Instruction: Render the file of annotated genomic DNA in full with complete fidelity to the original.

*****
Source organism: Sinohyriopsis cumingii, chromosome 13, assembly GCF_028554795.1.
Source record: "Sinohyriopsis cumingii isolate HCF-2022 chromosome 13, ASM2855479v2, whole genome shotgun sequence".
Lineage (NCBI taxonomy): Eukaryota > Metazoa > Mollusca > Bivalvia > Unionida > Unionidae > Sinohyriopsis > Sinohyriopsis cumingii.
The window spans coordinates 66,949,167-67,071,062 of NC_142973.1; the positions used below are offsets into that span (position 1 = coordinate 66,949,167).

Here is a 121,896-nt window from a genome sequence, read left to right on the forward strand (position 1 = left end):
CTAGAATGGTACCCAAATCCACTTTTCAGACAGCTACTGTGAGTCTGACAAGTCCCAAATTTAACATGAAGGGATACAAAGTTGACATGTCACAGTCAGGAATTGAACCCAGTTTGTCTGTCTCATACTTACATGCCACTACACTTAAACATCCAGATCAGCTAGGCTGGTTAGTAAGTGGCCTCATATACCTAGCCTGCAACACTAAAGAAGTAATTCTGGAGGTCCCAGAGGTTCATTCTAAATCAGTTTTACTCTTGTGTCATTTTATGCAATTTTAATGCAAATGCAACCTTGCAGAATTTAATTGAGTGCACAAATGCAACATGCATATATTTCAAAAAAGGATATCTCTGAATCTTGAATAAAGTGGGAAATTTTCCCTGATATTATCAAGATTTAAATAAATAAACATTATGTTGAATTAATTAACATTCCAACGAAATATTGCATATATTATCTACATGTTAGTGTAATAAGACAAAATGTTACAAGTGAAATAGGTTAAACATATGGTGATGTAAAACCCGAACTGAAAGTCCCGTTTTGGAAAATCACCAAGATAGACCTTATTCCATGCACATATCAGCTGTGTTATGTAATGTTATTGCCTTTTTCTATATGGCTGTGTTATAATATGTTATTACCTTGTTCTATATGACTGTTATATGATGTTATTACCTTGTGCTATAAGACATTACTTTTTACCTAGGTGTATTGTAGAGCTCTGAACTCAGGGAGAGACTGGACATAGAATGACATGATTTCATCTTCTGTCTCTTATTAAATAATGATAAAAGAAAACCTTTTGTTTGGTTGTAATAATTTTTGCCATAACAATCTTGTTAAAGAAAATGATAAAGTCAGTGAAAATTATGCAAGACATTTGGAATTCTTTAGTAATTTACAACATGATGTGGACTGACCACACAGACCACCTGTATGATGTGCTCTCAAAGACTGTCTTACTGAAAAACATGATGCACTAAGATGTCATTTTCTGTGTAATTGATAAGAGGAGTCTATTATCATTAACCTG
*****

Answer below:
Source organism: Sinohyriopsis cumingii, chromosome 13, assembly GCF_028554795.1.
Source record: "Sinohyriopsis cumingii isolate HCF-2022 chromosome 13, ASM2855479v2, whole genome shotgun sequence".
Lineage (NCBI taxonomy): Eukaryota > Metazoa > Mollusca > Bivalvia > Unionida > Unionidae > Sinohyriopsis > Sinohyriopsis cumingii.
The window spans coordinates 66,949,167-67,071,062 of NC_142973.1; the positions used below are offsets into that span (position 1 = coordinate 66,949,167).

Here is a 121,896-nt window from a genome sequence, read left to right on the forward strand (position 1 = left end):
CTAGAATGGTACCCAAATCCACTTTTCAGACAGCTACTGTGAGTCTGACAAGTCCCAAATTTAACATGAAGGGATACAAAGTTGACATGTCACAGTCAGGAATTGAACCCAGTTTGTCTGTCTCATACTTACATGCCACTACACTTAAACATCCAGATCAGCTAGGCTGGTTAGTAAGTGGCCTCATATACCTAGCCTGCAACACTAAAGAAGTAATTCTGGAGGTCCCAGAGGTTCATTCTAAATCAGTTTTACTCTTGTGTCATTTTATGCAATTTTAATGCAAATGCAACCTTGCAGAATTTAATTGAGTGCACAAATGCAACATGCATATATTTCAAAAAAGGATATCTCTGAATCTTGAATAAAGTGGGAAATTTTCCCTGATATTATCAAGATTTAAATAAATAAACATTATGTTGAATTAATTAACATTCCAACGAAATATTGCATATATTATCTACATGTTAGTGTAATAAGACAAAATGTTACAAGTGAAATAGGTTAAACATATGGTGATGTAAAACCCGAACTGAAAGTCCCGTTTTGGAAAATCACCAAGATAGACCTTATTCCATGCACATATCAGCTGTGTTATGTAATGTTATTGCCTTTTTCTATATGGCTGTGTTATAATATGTTATTACCTTGTTCTATATGACTGTTATATGATGTTATTACCTTGTGCTATAAGACATTACTTTTTACCTAGGTGTATTGTAGAGCTCTGAACTCAGGGAGAGACTGGACATAGAATGACATGATTTCATCTTCTGTCTCTTATTAAATAATGATAAAAGAAAACCTTTTGTTTGGTTGTAATAATTTTTGCCATAACAATCTTGTTAAAGAAAATGATAAAGTCAGTGAAAATTATGCAAGACATTTGGAATTCTTTAGTAATTTACAACATGATGTGGACTGACCACACAGACCACCTGTATGATGTGCTCTCAAAGACTGTCTTACTGAAAAACATGATGCACTAAGATGTCATTTTCTGTGTAATTGATAAGAGGAGTCTATTATCATTAACCTG